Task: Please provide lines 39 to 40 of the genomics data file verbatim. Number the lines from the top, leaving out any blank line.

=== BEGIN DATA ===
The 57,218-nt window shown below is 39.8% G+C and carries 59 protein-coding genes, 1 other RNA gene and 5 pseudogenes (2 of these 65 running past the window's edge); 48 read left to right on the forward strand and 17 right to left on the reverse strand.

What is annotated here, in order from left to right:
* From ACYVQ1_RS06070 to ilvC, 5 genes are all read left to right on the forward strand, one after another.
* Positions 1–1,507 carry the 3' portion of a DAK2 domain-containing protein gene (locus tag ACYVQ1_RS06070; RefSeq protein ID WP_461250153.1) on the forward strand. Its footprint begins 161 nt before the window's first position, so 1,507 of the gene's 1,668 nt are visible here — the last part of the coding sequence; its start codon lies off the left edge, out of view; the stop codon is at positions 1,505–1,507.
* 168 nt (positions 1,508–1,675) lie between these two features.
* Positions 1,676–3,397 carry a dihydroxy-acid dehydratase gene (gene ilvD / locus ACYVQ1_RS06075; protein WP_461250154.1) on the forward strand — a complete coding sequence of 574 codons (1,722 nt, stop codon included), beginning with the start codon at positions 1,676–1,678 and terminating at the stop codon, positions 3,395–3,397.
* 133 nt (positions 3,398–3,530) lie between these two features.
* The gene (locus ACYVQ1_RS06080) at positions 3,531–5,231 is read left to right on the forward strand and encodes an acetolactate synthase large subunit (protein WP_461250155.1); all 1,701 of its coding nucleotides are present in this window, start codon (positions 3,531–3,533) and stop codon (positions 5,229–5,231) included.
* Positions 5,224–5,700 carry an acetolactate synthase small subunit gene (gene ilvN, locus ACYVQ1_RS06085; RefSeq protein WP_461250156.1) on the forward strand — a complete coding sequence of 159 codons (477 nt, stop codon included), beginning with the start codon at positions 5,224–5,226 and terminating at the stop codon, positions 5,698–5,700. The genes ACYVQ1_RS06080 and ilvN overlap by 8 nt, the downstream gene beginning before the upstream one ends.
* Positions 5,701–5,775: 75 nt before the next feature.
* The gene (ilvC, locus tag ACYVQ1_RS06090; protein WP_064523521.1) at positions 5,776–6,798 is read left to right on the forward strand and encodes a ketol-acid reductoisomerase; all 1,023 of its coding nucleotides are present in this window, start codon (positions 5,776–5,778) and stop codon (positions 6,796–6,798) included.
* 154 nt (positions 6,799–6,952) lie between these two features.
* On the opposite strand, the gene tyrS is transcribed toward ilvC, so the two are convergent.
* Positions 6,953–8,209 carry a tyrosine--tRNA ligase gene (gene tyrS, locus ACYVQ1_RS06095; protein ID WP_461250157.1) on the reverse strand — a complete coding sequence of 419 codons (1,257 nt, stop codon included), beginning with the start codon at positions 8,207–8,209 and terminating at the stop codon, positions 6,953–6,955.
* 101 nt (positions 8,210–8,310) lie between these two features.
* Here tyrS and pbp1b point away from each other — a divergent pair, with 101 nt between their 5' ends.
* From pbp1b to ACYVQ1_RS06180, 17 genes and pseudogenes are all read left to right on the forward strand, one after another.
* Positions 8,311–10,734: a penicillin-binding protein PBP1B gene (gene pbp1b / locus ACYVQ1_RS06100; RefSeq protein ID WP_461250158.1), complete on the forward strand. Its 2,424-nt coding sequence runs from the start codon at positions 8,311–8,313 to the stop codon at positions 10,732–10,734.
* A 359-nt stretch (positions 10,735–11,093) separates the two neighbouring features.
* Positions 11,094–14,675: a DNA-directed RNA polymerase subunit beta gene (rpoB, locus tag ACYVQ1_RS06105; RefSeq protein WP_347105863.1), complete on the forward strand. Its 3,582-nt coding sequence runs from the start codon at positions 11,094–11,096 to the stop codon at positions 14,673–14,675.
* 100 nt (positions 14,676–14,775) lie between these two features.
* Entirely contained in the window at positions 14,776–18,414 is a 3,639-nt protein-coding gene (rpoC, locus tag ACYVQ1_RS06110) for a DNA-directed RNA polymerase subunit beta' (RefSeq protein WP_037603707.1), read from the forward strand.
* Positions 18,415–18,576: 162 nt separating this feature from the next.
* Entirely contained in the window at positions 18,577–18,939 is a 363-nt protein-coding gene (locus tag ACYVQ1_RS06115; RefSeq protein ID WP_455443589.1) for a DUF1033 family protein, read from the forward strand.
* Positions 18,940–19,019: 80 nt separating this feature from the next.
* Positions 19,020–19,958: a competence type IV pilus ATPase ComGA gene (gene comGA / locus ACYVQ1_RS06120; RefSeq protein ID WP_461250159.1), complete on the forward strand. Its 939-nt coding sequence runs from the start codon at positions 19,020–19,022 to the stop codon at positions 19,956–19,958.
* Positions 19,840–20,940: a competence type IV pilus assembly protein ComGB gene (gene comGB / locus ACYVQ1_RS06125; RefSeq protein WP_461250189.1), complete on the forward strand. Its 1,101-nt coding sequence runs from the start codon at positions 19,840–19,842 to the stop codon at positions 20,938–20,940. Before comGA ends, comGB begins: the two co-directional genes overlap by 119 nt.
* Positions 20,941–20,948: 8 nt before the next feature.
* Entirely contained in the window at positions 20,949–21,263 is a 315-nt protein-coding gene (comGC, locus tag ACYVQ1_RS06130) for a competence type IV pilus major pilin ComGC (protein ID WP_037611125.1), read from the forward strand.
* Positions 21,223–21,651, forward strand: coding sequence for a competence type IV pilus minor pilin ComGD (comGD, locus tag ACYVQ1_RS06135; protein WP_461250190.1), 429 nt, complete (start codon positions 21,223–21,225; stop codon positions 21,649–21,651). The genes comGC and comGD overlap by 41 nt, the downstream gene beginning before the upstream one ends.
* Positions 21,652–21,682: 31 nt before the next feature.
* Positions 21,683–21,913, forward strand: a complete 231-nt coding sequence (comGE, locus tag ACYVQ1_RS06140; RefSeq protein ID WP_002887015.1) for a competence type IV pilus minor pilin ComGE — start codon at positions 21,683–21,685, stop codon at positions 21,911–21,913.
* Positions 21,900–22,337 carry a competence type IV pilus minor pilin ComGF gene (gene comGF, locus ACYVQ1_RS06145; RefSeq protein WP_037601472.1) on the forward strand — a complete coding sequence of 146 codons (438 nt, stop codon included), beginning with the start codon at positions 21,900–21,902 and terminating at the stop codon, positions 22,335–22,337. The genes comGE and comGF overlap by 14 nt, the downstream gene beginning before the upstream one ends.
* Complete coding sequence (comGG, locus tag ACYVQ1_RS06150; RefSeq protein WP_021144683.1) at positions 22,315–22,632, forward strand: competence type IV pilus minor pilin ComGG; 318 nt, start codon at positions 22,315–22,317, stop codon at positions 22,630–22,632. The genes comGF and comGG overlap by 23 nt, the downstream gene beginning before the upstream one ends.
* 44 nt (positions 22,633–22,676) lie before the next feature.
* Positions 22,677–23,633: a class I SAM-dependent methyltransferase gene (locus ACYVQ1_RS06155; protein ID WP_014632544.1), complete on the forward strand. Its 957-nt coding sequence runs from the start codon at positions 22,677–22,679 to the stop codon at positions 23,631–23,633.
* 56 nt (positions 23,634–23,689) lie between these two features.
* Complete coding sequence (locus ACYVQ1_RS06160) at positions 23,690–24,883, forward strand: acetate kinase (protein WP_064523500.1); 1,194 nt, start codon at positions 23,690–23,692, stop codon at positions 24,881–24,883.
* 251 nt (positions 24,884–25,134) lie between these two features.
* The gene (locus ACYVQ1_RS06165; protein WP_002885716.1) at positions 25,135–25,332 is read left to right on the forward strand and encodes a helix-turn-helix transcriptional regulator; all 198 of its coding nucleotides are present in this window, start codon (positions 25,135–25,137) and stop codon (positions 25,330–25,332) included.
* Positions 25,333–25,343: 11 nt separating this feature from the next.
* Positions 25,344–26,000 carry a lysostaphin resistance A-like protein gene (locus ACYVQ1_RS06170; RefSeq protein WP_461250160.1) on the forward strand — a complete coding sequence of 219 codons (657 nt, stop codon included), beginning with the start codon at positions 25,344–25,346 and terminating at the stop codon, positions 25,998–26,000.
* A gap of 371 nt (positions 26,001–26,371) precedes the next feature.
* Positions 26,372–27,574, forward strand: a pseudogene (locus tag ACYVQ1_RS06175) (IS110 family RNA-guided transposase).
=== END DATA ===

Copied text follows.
* 251 nt (positions 24,884–25,134) lie between these two features.
* The gene (locus ACYVQ1_RS06165; protein WP_002885716.1) at positions 25,135–25,332 is read left to right on the forward strand and encodes a helix-turn-helix transcriptional regulator; all 198 of its coding nucleotides are present in this window, start codon (positions 25,135–25,137) and stop codon (positions 25,330–25,332) included.